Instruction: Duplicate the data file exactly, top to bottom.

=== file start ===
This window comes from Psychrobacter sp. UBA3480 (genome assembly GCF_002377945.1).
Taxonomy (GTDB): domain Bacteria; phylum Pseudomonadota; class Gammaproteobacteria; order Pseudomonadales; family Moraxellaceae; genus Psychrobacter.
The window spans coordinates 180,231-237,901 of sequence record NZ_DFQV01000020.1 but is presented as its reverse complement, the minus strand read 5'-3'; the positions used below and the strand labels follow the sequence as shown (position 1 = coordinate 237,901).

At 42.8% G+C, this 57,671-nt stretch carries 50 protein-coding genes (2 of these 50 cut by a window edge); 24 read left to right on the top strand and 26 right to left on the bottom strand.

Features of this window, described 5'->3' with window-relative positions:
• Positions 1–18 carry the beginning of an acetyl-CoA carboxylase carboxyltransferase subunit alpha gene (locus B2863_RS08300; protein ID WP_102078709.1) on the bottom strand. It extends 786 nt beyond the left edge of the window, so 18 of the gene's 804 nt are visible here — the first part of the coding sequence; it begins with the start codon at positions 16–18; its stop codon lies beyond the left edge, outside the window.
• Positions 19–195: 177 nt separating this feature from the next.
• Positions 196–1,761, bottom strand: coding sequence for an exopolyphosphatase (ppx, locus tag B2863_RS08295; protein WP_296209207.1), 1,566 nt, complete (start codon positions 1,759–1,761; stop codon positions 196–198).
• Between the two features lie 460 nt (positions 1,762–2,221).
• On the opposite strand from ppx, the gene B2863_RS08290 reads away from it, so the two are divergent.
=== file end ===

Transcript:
This window comes from Psychrobacter sp. UBA3480 (genome assembly GCF_002377945.1).
Taxonomy (GTDB): domain Bacteria; phylum Pseudomonadota; class Gammaproteobacteria; order Pseudomonadales; family Moraxellaceae; genus Psychrobacter.
The window spans coordinates 180,231-237,901 of sequence record NZ_DFQV01000020.1 but is presented as its reverse complement, the minus strand read 5'-3'; the positions used below and the strand labels follow the sequence as shown (position 1 = coordinate 237,901).

At 42.8% G+C, this 57,671-nt stretch carries 50 protein-coding genes (2 of these 50 cut by a window edge); 24 read left to right on the top strand and 26 right to left on the bottom strand.

Features of this window, described 5'->3' with window-relative positions:
• Positions 1–18 carry the beginning of an acetyl-CoA carboxylase carboxyltransferase subunit alpha gene (locus B2863_RS08300; protein ID WP_102078709.1) on the bottom strand. It extends 786 nt beyond the left edge of the window, so 18 of the gene's 804 nt are visible here — the first part of the coding sequence; it begins with the start codon at positions 16–18; its stop codon lies beyond the left edge, outside the window.
• Positions 19–195: 177 nt separating this feature from the next.
• Positions 196–1,761, bottom strand: coding sequence for an exopolyphosphatase (ppx, locus tag B2863_RS08295; protein WP_296209207.1), 1,566 nt, complete (start codon positions 1,759–1,761; stop codon positions 196–198).
• Between the two features lie 460 nt (positions 1,762–2,221).
• On the opposite strand from ppx, the gene B2863_RS08290 reads away from it, so the two are divergent.